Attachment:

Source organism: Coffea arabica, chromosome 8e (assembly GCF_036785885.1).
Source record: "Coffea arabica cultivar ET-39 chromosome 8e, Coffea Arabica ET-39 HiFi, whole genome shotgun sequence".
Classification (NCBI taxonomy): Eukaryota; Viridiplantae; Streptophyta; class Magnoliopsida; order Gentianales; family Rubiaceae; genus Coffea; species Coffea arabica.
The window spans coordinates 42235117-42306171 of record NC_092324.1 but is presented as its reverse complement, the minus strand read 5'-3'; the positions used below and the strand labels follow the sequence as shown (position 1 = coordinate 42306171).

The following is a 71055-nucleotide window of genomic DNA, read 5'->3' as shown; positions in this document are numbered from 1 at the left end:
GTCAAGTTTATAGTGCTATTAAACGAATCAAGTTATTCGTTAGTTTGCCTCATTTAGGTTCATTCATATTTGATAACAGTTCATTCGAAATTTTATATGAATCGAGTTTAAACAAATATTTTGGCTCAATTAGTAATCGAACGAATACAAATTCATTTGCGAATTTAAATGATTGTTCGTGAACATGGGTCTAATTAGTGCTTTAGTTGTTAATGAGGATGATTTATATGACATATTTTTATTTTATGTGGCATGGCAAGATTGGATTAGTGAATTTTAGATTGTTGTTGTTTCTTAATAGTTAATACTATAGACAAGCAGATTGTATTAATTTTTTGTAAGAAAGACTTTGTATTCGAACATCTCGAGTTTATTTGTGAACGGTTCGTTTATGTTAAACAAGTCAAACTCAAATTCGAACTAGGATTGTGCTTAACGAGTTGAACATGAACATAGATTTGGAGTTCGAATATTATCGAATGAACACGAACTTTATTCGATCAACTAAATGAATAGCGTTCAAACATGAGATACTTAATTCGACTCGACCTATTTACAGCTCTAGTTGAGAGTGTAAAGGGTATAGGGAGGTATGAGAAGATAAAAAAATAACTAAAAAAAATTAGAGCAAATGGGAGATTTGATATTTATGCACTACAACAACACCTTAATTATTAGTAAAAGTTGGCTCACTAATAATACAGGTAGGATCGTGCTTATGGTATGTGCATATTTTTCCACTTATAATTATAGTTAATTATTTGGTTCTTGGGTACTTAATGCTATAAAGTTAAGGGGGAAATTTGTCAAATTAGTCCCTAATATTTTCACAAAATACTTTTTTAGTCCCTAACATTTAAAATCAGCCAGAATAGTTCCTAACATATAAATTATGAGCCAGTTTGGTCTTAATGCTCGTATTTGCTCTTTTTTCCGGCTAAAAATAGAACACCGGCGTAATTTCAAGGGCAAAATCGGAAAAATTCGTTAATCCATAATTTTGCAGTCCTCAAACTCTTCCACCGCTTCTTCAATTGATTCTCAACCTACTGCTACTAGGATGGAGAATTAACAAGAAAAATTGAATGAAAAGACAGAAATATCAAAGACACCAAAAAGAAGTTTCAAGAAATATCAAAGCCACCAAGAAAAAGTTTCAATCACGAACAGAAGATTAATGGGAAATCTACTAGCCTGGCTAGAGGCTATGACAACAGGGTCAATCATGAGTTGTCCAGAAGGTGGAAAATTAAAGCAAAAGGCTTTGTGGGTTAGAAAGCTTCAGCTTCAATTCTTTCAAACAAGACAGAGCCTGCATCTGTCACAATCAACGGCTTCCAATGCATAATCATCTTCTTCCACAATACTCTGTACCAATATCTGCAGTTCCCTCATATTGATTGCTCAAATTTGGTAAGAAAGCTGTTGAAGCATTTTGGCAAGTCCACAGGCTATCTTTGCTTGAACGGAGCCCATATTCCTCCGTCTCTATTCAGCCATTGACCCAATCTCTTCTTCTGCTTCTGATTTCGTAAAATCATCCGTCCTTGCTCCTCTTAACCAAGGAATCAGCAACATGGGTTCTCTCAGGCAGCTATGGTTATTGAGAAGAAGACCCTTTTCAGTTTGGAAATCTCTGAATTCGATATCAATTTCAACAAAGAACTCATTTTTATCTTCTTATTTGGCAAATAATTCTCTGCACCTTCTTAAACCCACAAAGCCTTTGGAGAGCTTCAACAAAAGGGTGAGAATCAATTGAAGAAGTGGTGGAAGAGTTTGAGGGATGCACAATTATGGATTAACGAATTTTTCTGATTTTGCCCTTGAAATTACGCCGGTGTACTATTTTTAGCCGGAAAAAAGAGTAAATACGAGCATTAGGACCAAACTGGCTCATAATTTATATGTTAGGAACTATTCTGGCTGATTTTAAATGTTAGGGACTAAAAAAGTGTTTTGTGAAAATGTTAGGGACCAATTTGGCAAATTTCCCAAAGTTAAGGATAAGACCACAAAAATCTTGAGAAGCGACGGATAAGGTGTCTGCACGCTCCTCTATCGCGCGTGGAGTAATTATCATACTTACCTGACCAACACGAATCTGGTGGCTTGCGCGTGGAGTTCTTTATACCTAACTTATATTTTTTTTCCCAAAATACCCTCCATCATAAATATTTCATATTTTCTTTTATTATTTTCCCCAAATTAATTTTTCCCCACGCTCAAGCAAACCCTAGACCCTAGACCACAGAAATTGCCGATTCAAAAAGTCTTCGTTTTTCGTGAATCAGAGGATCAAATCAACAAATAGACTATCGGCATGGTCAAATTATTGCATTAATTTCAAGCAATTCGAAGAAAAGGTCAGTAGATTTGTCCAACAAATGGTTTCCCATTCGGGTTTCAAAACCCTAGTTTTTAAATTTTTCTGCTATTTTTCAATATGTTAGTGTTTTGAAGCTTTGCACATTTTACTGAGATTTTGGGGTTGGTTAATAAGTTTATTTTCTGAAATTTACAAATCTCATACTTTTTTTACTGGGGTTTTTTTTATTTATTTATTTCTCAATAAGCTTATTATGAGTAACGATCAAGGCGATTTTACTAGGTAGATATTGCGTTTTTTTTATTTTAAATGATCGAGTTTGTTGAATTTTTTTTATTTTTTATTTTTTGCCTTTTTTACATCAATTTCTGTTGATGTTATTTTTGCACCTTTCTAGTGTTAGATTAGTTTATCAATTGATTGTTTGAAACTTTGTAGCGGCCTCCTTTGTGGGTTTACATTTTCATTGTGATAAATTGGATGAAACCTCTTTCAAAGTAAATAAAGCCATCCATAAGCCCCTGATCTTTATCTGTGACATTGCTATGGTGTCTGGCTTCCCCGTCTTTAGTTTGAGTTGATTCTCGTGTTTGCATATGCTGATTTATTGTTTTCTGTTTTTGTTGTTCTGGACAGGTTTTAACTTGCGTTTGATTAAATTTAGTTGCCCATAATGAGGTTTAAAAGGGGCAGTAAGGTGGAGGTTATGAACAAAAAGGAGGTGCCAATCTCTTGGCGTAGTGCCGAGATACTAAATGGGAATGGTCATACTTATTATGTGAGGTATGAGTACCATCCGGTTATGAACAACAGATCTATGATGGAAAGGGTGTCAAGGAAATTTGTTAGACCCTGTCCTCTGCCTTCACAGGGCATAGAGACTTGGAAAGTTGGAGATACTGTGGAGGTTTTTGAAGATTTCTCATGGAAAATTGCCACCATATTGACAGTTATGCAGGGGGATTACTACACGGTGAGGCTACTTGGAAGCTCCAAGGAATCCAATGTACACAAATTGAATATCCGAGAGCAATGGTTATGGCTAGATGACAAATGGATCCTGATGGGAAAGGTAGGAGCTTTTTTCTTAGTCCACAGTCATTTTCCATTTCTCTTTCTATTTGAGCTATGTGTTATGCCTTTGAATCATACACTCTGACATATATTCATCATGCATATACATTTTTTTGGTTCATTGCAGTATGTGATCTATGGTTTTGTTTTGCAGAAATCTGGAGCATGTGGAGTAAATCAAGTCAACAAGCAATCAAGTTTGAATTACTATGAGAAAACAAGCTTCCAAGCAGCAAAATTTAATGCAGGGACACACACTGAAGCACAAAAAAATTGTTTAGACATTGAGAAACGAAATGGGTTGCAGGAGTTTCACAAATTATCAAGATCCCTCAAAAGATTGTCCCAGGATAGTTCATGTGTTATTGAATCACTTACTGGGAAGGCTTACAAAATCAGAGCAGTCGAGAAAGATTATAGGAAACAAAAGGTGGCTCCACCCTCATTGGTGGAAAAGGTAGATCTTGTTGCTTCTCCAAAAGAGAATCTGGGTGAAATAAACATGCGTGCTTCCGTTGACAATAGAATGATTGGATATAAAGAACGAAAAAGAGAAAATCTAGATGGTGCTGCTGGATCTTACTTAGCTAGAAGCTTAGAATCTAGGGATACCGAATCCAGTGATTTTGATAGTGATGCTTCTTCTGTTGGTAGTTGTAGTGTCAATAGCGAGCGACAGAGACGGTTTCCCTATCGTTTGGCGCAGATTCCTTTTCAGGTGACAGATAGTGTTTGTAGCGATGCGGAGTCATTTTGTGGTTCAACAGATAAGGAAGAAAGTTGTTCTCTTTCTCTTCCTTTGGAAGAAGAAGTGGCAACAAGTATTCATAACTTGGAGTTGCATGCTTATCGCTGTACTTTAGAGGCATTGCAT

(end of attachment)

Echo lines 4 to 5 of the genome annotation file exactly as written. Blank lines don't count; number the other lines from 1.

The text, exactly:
The window spans coordinates 42235117-42306171 of record NC_092324.1 but is presented as its reverse complement, the minus strand read 5'-3'; the positions used below and the strand labels follow the sequence as shown (position 1 = coordinate 42306171).

The following is a 71055-nucleotide window of genomic DNA, read 5'->3' as shown; positions in this document are numbered from 1 at the left end: